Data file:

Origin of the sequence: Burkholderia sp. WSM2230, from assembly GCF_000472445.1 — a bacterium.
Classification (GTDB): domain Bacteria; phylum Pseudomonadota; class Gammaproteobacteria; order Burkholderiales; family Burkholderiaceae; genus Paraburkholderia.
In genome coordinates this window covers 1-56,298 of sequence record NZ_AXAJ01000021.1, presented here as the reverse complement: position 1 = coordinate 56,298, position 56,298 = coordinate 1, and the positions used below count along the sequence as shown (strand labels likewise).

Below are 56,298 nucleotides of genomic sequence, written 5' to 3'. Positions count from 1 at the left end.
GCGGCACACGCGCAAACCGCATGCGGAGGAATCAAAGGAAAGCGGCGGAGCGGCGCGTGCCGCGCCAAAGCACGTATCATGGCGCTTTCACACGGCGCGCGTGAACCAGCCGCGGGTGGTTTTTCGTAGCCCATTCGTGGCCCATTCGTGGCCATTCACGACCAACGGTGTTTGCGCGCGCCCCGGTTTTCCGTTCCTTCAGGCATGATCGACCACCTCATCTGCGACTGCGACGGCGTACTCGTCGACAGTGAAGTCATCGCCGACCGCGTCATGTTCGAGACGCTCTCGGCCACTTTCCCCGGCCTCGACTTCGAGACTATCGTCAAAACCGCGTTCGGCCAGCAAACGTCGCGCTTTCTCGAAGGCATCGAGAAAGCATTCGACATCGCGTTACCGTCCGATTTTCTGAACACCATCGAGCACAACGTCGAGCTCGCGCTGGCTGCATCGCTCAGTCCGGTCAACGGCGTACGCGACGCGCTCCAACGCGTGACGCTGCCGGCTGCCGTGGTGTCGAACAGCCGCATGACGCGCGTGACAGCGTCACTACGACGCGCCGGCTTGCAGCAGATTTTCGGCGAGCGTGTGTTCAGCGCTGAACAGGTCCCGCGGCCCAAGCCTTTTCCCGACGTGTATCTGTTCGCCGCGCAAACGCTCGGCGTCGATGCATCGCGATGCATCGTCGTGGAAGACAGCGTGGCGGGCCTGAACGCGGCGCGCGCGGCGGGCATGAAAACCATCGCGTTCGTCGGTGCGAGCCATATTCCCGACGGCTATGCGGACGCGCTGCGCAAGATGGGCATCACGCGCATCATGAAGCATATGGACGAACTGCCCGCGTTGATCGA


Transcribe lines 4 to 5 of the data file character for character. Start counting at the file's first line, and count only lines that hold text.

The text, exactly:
Below are 56,298 nucleotides of genomic sequence, written 5' to 3'. Positions count from 1 at the left end.
GCGGCACACGCGCAAACCGCATGCGGAGGAATCAAAGGAAAGCGGCGGAGCGGCGCGTGCCGCGCCAAAGCACGTATCATGGCGCTTTCACACGGCGCGCGTGAACCAGCCGCGGGTGGTTTTTCGTAGCCCATTCGTGGCCCATTCGTGGCCATTCACGACCAACGGTGTTTGCGCGCGCCCCGGTTTTCCGTTCCTTCAGGCATGATCGACCACCTCATCTGCGACTGCGACGGCGTACTCGTCGACAGTGAAGTCATCGCCGACCGCGTCATGTTCGAGACGCTCTCGGCCACTTTCCCCGGCCTCGACTTCGAGACTATCGTCAAAACCGCGTTCGGCCAGCAAACGTCGCGCTTTCTCGAAGGCATCGAGAAAGCATTCGACATCGCGTTACCGTCCGATTTTCTGAACACCATCGAGCACAACGTCGAGCTCGCGCTGGCTGCATCGCTCAGTCCGGTCAACGGCGTACGCGACGCGCTCCAACGCGTGACGCTGCCGGCTGCCGTGGTGTCGAACAGCCGCATGACGCGCGTGACAGCGTCACTACGACGCGCCGGCTTGCAGCAGATTTTCGGCGAGCGTGTGTTCAGCGCTGAACAGGTCCCGCGGCCCAAGCCTTTTCCCGACGTGTATCTGTTCGCCGCGCAAACGCTCGGCGTCGATGCATCGCGATGCATCGTCGTGGAAGACAGCGTGGCGGGCCTGAACGCGGCGCGCGCGGCGGGCATGAAAACCATCGCGTTCGTCGGTGCGAGCCATATTCCCGACGGCTATGCGGACGCGCTGCGCAAGATGGGCATCACGCGCATCATGAAGCATATGGACGAACTGCCCGCGTTGATCGA